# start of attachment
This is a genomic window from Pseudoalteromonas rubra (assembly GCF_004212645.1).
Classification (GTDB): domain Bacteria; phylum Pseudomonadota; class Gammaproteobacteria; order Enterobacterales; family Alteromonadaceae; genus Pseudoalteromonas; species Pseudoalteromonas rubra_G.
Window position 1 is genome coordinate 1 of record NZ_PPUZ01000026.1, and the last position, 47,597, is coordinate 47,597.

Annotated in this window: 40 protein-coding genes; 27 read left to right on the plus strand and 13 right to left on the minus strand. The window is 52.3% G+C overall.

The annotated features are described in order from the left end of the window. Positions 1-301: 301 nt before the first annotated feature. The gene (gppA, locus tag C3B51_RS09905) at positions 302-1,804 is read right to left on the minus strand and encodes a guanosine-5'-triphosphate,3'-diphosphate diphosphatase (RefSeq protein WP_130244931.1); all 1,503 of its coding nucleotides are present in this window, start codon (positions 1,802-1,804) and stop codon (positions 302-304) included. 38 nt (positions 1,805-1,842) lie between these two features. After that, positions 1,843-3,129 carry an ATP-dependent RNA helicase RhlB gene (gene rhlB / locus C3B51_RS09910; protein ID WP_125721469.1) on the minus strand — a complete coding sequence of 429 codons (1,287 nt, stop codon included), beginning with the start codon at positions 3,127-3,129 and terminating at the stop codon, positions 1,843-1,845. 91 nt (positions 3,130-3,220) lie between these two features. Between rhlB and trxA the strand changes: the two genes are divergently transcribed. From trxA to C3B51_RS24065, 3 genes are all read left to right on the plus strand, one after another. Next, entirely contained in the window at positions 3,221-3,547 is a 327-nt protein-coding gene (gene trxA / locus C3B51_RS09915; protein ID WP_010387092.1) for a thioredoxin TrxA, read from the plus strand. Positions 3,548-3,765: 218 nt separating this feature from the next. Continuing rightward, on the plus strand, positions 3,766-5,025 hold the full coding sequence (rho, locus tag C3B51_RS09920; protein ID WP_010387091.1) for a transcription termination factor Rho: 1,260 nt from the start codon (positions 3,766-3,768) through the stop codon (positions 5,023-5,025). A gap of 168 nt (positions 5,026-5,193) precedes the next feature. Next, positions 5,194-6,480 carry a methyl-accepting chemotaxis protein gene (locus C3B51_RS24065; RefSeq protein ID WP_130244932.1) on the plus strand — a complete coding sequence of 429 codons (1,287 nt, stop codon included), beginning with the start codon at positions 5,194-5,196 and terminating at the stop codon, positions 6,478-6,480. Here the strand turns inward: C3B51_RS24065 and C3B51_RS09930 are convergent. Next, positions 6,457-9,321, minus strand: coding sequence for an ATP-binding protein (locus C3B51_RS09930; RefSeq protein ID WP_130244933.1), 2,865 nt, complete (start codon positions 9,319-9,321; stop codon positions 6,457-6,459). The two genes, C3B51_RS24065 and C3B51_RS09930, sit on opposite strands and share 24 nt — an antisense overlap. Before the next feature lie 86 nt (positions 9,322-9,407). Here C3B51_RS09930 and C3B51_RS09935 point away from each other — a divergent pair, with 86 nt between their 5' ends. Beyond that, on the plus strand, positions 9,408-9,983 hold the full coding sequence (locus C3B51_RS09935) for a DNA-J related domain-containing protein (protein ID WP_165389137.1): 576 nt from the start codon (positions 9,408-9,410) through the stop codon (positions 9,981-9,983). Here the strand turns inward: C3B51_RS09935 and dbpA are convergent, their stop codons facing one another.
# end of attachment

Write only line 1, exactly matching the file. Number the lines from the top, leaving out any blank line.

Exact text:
This is a genomic window from Pseudoalteromonas rubra (assembly GCF_004212645.1).